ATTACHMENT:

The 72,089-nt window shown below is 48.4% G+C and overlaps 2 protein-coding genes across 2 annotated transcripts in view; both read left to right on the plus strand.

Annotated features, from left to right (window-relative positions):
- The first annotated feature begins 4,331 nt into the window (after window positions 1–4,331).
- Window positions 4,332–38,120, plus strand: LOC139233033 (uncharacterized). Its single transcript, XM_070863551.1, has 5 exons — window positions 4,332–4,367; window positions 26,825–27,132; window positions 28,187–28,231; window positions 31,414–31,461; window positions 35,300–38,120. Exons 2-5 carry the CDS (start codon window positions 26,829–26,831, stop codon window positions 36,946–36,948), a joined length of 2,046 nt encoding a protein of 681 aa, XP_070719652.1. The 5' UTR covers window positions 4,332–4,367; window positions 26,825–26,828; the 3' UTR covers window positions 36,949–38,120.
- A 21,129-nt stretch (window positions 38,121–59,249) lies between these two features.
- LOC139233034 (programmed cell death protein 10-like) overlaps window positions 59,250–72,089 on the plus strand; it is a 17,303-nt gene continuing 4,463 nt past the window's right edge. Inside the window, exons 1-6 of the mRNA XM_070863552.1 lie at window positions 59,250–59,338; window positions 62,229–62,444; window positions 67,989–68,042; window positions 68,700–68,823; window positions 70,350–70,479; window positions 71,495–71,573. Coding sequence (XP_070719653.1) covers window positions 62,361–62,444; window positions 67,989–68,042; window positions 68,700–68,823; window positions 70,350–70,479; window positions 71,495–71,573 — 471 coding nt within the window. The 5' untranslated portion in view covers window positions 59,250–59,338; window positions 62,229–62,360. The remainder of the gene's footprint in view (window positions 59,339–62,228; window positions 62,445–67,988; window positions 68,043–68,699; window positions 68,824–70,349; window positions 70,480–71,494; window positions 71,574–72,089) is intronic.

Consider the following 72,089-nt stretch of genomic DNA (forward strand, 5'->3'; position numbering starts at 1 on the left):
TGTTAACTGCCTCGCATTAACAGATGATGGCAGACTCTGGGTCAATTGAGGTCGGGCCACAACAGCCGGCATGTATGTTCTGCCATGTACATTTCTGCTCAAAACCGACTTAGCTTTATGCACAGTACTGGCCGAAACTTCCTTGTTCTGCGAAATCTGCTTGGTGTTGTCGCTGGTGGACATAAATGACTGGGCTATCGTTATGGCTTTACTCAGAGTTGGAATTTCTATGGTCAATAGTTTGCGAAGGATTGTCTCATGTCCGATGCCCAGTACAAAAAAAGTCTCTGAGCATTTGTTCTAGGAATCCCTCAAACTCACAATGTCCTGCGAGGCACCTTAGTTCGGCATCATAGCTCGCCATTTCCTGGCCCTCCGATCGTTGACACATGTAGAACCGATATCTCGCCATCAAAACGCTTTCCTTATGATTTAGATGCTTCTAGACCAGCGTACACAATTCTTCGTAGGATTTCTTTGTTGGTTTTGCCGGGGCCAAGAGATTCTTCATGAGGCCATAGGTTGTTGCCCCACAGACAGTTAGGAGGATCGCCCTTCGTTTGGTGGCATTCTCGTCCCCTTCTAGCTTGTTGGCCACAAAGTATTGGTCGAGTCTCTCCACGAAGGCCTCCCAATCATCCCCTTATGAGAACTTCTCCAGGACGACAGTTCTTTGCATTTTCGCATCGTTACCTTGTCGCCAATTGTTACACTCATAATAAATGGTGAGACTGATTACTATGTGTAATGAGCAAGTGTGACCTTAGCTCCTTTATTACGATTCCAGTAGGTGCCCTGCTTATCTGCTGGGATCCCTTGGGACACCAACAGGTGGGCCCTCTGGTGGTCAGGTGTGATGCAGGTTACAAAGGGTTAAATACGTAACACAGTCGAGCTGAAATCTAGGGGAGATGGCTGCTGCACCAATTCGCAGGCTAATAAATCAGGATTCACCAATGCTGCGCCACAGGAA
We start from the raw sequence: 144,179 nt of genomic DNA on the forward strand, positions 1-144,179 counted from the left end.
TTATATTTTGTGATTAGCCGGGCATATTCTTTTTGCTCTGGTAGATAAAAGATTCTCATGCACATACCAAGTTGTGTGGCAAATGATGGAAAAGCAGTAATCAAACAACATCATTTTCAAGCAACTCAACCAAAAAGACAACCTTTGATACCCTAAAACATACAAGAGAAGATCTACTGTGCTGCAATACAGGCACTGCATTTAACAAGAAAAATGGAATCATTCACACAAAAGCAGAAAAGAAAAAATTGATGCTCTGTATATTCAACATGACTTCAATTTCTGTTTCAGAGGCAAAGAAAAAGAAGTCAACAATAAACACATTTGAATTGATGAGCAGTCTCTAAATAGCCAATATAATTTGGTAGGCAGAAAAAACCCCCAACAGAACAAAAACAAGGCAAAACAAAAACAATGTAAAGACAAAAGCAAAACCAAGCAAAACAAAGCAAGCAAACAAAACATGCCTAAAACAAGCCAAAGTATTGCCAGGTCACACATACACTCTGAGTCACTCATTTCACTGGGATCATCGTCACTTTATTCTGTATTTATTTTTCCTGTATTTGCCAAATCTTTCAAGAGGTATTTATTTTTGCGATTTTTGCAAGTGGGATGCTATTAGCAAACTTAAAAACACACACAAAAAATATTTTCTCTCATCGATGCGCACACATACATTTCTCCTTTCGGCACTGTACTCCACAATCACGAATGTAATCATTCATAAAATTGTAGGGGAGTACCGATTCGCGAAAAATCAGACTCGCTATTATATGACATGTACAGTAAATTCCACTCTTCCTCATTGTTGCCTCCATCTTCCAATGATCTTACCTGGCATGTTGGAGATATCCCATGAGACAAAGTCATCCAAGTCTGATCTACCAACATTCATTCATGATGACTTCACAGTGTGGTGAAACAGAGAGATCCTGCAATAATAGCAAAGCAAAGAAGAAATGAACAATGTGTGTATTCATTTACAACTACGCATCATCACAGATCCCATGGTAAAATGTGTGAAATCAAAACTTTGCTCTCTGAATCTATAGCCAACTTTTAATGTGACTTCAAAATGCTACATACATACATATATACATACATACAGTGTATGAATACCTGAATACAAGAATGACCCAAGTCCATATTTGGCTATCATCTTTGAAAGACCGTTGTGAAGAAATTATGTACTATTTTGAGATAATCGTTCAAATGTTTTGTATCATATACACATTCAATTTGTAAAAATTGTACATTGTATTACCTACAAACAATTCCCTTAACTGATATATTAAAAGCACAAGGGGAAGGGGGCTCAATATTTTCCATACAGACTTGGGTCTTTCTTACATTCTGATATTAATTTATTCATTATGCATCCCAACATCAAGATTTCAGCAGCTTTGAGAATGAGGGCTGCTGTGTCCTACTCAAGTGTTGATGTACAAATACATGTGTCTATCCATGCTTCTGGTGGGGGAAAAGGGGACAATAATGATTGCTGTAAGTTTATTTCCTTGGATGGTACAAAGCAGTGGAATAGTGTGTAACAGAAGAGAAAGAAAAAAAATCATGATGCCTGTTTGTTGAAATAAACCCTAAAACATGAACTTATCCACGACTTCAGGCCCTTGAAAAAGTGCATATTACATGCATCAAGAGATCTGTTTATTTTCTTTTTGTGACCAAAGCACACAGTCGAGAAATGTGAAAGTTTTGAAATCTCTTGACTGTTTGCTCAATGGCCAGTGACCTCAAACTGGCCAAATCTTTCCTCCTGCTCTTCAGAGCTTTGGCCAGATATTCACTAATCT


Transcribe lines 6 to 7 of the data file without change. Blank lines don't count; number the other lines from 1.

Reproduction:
- LOC139233034 (programmed cell death protein 10-like) overlaps window positions 59,250–72,089 on the plus strand; it is a 17,303-nt gene continuing 4,463 nt past the window's right edge. Inside the window, exons 1-6 of the mRNA XM_070863552.1 lie at window positions 59,250–59,338; window positions 62,229–62,444; window positions 67,989–68,042; window positions 68,700–68,823; window positions 70,350–70,479; window positions 71,495–71,573. Coding sequence (XP_070719653.1) covers window positions 62,361–62,444; window positions 67,989–68,042; window positions 68,700–68,823; window positions 70,350–70,479; window positions 71,495–71,573 — 471 coding nt within the window. The 5' untranslated portion in view covers window positions 59,250–59,338; window positions 62,229–62,360. The remainder of the gene's footprint in view (window positions 59,339–62,228; window positions 62,445–67,988; window positions 68,043–68,699; window positions 68,824–70,349; window positions 70,480–71,494; window positions 71,574–72,089) is intronic.

Consider the following 72,089-nt stretch of genomic DNA (forward strand, 5'->3'; position numbering starts at 1 on the left):